empty

Save our soles

There’s a direct link between buying shoes without trying on first and the risk of developing issues with the feet, says research by the College of Podiatry. Find out how pharmacy can help with advice on preventing and treating common foot problems

The growing trend for buying footwear online without trying on first is having an impact on the health of our feet, a survey by the College of Podiatry has revealed. Research found that 66 per cent of adults who don’t try on shoes before they buy experience foot problems, compared with 53 per cent of those who always do, and 56 per cent of respondents had bought shoes online in the past year. The research also found that 68 per cent of adults never get their feet measured, making them twice as likely to experience foot pain. In addition, those who skip trying on shoes are twice as likely to report ingrown toenails and corns.

“Ill-fitting footwear is responsible for a great many foot problems, including corns, calluses, blisters, bunions and hammer toes. By forcing your feet into tight shoes you can cause permanent changes to your foot structure,” explains Emma McConnachie, podiatrist and spokesperson for the College of Podiatry. “Our culture for fast fashion has changed our approach to shoes and expert fitting for adults is now not easily available. The rise in online shopping has also increased the number of people who are not trying shoes on before they buy them.”

Pharmacy staff can play a key role in advising customers about the potential problems caused by poorly fitting shoes, as well as recommending treatment for minor complaints. “Some people will need a simple OTC product as a first-line treatment, while others would be best directed to a podiatrist. This can greatly ease the strain being placed on GP practices by ensuring patients are directed to the most appropriately trained healthcare professional,” explains Emma.

Latest figures show that around half a million GP appointments a year are for foot health problems, many of which could be dealt with by pharmacy staff and podiatrists.

Familiar foot foes

While pharmacy teams can highlight the importance of buying properly-fitting shoes, getting the feet measured and helping to avoid related issues with the feet, they can also be on hand to offer information and advice on how to treat and prevent common foot problems, such as the following:

Plantar fasciitis

More people are shopping for shoes
online meaning they can’t try before
they buy

Meaning inflammation of the heel, plantar fasciitis affects around one in 10 people, most commonly those aged 40-60, and is more common in runners but can affect anyone. It’s caused by repeated small injuries to where the plantar fascia attaches to the heel bone. People are more likely to be affected if they spend a lot of time on their feet, have started exercising on a different type of surface, wear shoes with poor cushioning or are overweight.

Pain anywhere in the heel is the main symptom. It is usually worst first thing in the morning or after long periods of rest. 

How is it treated?

Plantar fasciitis will normally improve over time. Resting the foot can help to ease the pain so avoiding running and excess walking and standing is a good idea. Gentle walking and stretching exercises can help. Well-cushioned shoes should be worn and walking barefoot avoided.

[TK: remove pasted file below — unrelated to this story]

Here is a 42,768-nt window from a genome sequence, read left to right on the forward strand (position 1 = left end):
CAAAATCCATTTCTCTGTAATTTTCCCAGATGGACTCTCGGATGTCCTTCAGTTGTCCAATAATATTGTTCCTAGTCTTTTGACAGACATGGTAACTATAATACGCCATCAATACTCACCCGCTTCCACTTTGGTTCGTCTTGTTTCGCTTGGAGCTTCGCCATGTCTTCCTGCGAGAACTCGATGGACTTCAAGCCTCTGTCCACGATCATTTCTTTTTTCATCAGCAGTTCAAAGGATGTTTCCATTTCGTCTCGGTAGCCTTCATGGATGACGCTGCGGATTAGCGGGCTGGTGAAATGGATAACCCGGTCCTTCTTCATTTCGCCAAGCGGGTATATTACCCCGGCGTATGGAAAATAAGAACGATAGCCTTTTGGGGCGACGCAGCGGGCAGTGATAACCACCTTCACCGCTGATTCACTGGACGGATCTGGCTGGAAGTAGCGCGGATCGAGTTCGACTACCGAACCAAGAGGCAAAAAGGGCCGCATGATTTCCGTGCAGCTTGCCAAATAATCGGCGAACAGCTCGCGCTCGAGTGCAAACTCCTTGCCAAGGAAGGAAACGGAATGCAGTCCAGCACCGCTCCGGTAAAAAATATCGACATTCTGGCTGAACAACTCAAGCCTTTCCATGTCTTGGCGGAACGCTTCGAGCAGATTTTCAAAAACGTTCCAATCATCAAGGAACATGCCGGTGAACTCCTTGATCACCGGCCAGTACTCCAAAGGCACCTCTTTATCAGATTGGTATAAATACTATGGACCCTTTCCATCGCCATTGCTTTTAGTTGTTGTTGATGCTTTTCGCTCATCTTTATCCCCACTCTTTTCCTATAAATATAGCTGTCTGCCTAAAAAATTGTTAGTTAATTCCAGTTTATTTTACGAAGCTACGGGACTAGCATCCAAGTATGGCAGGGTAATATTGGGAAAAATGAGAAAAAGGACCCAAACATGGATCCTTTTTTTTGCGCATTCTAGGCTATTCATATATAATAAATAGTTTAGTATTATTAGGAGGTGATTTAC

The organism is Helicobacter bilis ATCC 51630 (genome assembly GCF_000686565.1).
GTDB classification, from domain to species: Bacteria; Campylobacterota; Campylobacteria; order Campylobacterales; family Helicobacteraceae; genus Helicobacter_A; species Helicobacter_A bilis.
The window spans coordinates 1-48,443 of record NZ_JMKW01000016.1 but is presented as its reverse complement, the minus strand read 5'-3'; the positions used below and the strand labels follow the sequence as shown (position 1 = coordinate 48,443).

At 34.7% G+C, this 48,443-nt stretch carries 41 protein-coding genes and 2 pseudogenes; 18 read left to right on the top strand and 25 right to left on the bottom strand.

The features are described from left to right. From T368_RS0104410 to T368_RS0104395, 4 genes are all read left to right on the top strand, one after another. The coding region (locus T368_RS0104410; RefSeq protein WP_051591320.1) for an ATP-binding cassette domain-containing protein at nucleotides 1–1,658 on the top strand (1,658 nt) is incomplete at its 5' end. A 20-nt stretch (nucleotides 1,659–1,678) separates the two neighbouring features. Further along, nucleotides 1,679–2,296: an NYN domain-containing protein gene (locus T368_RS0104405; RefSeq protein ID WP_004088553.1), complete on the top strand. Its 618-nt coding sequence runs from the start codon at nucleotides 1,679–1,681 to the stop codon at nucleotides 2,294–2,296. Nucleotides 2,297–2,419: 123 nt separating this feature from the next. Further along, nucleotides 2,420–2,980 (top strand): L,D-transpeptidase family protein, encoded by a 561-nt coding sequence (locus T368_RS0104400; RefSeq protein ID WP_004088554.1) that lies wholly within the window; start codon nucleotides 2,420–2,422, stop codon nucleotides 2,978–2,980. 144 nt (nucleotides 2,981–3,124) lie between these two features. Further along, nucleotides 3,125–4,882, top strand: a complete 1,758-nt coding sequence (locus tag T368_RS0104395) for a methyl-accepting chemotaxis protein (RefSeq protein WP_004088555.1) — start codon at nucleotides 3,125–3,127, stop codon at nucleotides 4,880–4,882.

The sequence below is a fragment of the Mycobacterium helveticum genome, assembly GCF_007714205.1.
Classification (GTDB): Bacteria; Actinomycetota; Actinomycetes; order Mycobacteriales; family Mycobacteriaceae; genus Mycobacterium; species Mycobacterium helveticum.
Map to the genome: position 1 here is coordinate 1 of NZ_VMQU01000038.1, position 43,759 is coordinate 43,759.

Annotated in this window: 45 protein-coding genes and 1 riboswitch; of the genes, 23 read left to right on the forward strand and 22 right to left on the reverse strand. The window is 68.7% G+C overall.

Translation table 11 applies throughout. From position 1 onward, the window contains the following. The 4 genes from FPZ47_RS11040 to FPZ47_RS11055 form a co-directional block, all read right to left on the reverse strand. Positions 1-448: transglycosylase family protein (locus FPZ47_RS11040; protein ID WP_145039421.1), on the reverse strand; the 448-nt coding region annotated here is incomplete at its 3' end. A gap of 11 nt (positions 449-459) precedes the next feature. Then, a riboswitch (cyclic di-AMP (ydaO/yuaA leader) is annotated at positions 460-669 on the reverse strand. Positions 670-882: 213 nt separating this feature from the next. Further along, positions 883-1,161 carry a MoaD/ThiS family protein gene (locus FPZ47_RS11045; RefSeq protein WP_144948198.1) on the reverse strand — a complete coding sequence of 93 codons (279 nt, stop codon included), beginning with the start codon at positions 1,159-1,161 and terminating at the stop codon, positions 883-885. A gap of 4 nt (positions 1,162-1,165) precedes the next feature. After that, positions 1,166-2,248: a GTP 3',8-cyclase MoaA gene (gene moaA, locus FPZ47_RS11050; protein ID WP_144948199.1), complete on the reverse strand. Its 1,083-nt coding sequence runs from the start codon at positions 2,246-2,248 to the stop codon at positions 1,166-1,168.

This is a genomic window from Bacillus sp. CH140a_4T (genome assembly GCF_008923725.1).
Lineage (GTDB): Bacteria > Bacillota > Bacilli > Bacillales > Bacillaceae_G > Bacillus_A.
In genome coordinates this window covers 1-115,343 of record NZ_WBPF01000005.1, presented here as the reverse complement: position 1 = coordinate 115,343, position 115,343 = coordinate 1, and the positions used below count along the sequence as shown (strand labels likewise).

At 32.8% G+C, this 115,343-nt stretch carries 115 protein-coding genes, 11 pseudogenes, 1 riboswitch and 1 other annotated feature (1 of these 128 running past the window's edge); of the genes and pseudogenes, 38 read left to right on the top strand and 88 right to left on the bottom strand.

Heel pads and arch supports can help and work best if worn all the time. Anti-inflammatories can help ease the pain. If the pain is severe, steroid injections can be given to reduce inflammation.

“If heel pain has been present for more than three weeks it is best to have it assessed by a podiatrist to ensure it is plantar fasciitis as there are a variety of causes of heel pain,” says Emma.

Ingrown toenails

An ingrown toenail is where a piece of nail – usually on the big toe – pierces the skin and can be painful, inflamed and become infected. The shape of feet and toes can make people more prone to an ingrown toenail. 

Excess sweating makes it more common in people who do regular sport or exercise. However, the most common cause is not cutting nails properly, including trimming too short or leaving a jagged edge of nail. Tight shoes can also push the nail into the surrounding skin. 

Pain and inflammation of the surrounding skin are the main symptoms.

How is it treated?

To help prevent infection, customers can bathe the affected foot in a salty footbath and apply a sterile dressing. A podiatrist can remove the nail spike.

Prevention tips

  • Use nail clippers to trim toenails
  • Cut nails straight across, but not too short or down the sides
  • Choose footwear and hosiery made of natural fibres to avoid sweaty feet.

Those who skip trying on shoes are twice as likely to report ingrown toenails and corns

Verrucas

These are warts on the soles of the feet, caused by the human papillomavirus (HPV). They are most common in those aged under 20. The virus thrives in moist, damp environments, such as communal changing room and around swimming pools. The small, rough lumps of skin often have a black dot in the centre. They can be painful and may develop in clusters.

How are they treated?

“Many verrucas will resolve themselves in six to 12 months, however if it is getting bigger, spreading to other areas or causing pain then treatment may be advised. However, as it is caused by a virus, there is no guaranteed treatment that will get rid of it,” says Emma.

Salicylic acid in the form of lotion, paint or plasters work by burning off the top layer of the verruca. It needs to be applied daily for up to three months. The surrounding skin can be protected by applying petroleum jelly before treating. Freeze treatments are also available which work by destroying the verruca tissue.

Prevention tips

  • Wear a waterproof plaster when swimming to prevent spreading
  • Wear flip-flops when using communal changing rooms and showers to prevent infection.

Corns and calluses

These are thickened, often painful, areas of skin caused by pressure or friction from shoes. Hard corns occur on the top of smaller toes or outer edge of the little toe. Soft corns form between the toes. Calluses form on the sole of the foot, usually just underneath the toes and are caused by repeated friction from walking and running.

How are they treated?

Salicylic acid treatment works by dissolving the keratin that makes up the dead layers of skin in corns and calluses. They come in the form of plasters, pads and drops. They should not be used by people with diabetes or poor circulation. A cushioning pad or shoe insole may help to protect the skin and allow the corn or callus to heal.

Prevention tips

  • Gently rubbing hard areas of skin with a foot file and then applying a foot moisturising cream can help